DIAZ: And he happens to be the driest human being.
LAWRENCE: I know. You feel extremely unwelcome in his presence.
DIAZ: [Laughs] Exactly. He’s coming up to you to give you a line that he’s not sure he really wants to give you.
LAWRENCE: Well, he doesn’t really want to be talking to you.
DIAZ: [Laughs] Yeah, exactly.
LAWRENCE: One day I was on my start mark, and I see him come towards me. I’m standing on this pretty narrow ramp, and he’s going to go down the ramp. Again, I’ve known Gene for over a decade, he introduced me to my husband. He just walked right past me, didn’t make eye contact, no acknowledgment whatsoever.
DIAZ: [Laughs] Now that we’ve jumped into the Gene of it all, where does that come from? Is it a slight spectrum thing, or is it very much, “I just don’t have time for you?”
LAWRENCE: He was a Russian immigrant, and he came to America when he was seven, I think. He didn’t fit in at school because he couldn’t speak the language. So I think, like a lot of talents, it was a survival tactic brought on from a lot of pain.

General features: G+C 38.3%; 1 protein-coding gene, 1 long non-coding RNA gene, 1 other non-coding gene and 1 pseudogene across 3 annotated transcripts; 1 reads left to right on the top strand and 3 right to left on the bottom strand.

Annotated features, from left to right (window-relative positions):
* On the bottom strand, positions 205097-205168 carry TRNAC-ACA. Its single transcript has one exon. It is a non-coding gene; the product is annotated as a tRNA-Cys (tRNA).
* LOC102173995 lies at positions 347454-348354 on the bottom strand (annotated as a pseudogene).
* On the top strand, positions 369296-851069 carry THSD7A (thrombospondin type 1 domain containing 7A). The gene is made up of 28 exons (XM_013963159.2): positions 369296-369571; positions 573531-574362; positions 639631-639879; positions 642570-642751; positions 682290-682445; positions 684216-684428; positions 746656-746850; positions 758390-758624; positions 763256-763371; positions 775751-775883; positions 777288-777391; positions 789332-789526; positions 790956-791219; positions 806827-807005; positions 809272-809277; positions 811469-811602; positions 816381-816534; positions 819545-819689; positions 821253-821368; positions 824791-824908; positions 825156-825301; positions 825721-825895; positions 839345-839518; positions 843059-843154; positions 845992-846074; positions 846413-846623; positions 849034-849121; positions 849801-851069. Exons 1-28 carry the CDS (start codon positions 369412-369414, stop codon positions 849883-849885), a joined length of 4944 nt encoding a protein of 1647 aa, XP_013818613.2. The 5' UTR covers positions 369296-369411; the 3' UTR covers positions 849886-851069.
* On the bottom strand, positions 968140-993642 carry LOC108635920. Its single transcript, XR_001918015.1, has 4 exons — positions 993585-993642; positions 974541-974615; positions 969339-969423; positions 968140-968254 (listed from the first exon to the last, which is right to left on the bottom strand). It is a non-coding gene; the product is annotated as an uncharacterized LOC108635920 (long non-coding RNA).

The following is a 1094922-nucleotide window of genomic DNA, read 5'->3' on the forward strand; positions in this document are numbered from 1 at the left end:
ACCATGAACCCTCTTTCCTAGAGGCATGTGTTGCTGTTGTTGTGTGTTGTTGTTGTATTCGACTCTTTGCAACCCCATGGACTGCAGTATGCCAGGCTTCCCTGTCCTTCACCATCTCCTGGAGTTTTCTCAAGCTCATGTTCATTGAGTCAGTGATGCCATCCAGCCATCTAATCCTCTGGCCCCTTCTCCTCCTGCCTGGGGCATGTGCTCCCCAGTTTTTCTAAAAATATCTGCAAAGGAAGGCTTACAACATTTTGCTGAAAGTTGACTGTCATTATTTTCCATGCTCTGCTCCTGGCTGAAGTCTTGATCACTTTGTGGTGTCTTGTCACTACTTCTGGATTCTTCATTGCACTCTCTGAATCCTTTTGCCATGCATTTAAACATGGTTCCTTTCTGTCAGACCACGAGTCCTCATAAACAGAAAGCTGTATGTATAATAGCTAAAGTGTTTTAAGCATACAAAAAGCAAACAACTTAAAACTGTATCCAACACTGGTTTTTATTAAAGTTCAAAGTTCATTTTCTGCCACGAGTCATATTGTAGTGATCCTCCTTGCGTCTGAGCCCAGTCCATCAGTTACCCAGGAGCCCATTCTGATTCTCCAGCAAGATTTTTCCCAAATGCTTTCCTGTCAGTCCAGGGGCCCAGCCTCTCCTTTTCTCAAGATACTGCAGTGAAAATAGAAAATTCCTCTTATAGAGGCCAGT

DIAZ: Hence the comedy.
LAWRENCE: Hence the comedy, because he really is the funniest person I’ve ever met in my entire life.
DIAZ: He really is. I had the great honor of saying his words in Bad Teacher.
LAWRENCE: Well this isn’t your interview, is it, Cameron?
DIAZ: No, it is not. Thanks for putting me in my place, Jen.
LAWRENCE: Bad Teacher, that was still in the drought of, “God, when is a good comedy going to come out?” Then finally, something that’s laugh-out-loud funny.
DIAZ: That comes down to, why are not that many of those comedies being made? What is wrong with the audience or society?
LAWRENCE: We just need the laugh right now, because we’re living in a nightmare. I snuck into one of the test screenings, and being surrounded by people laughing makes things funnier. It’s not the same when you’re alone in your living room.
DIAZ: Exactly. Even with the trailer, I was like, “This is going to be stuff that we’ve just not seen.”
LAWRENCE: The premise itself made us giggle every day. When we shot the scene where I kicked the door down and said, “Did you fuck him? Did you fuck him?”—I came home and my husband was sleeping, and I got in bed and could not stop giggling.
DIAZ: What is the equivalent to that in other films that aren’t comedies?